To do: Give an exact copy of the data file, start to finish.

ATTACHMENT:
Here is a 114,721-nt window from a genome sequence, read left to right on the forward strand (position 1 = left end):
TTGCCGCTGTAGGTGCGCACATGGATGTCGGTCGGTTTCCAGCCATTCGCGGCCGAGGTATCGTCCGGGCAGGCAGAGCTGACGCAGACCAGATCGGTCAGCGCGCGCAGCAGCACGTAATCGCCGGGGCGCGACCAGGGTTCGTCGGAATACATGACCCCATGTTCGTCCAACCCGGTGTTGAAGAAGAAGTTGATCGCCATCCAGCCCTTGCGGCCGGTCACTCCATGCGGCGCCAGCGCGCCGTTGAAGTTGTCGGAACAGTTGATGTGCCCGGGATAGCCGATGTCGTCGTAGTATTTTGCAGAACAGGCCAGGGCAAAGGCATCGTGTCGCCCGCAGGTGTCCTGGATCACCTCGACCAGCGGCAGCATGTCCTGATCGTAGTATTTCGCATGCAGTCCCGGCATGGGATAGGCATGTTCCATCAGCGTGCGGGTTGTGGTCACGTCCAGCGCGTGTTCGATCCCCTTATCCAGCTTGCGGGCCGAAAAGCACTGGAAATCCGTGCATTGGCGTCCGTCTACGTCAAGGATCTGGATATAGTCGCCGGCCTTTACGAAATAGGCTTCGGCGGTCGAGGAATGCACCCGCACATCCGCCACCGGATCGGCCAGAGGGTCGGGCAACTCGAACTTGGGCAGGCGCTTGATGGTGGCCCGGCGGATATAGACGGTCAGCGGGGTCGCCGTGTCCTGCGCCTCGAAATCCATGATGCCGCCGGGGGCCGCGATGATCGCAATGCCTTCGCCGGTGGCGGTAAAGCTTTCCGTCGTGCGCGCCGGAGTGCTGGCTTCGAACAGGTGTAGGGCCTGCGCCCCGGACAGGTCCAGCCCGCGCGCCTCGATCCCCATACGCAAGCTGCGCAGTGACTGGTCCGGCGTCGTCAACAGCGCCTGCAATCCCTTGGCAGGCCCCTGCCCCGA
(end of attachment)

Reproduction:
Here is a 114,721-nt window from a genome sequence, read left to right on the forward strand (position 1 = left end):
TTGCCGCTGTAGGTGCGCACATGGATGTCGGTCGGTTTCCAGCCATTCGCGGCCGAGGTATCGTCCGGGCAGGCAGAGCTGACGCAGACCAGATCGGTCAGCGCGCGCAGCAGCACGTAATCGCCGGGGCGCGACCAGGGTTCGTCGGAATACATGACCCCATGTTCGTCCAACCCGGTGTTGAAGAAGAAGTTGATCGCCATCCAGCCCTTGCGGCCGGTCACTCCATGCGGCGCCAGCGCGCCGTTGAAGTTGTCGGAACAGTTGATGTGCCCGGGATAGCCGATGTCGTCGTAGTATTTTGCAGAACAGGCCAGGGCAAAGGCATCGTGTCGCCCGCAGGTGTCCTGGATCACCTCGACCAGCGGCAGCATGTCCTGATCGTAGTATTTCGCATGCAGTCCCGGCATGGGATAGGCATGTTCCATCAGCGTGCGGGTTGTGGTCACGTCCAGCGCGTGTTCGATCCCCTTATCCAGCTTGCGGGCCGAAAAGCACTGGAAATCCGTGCATTGGCGTCCGTCTACGTCAAGGATCTGGATATAGTCGCCGGCCTTTACGAAATAGGCTTCGGCGGTCGAGGAATGCACCCGCACATCCGCCACCGGATCGGCCAGAGGGTCGGGCAACTCGAACTTGGGCAGGCGCTTGATGGTGGCCCGGCGGATATAGACGGTCAGCGGGGTCGCCGTGTCCTGCGCCTCGAAATCCATGATGCCGCCGGGGGCCGCGATGATCGCAATGCCTTCGCCGGTGGCGGTAAAGCTTTCCGTCGTGCGCGCCGGAGTGCTGGCTTCGAACAGGTGTAGGGCCTGCGCCCCGGACAGGTCCAGCCCGCGCGCCTCGATCCCCATACGCAAGCTGCGCAGTGACTGGTCCGGCGTCGTCAACAGCGCCTGCAATCCCTTGGCAGGCCCCTGCCCCGA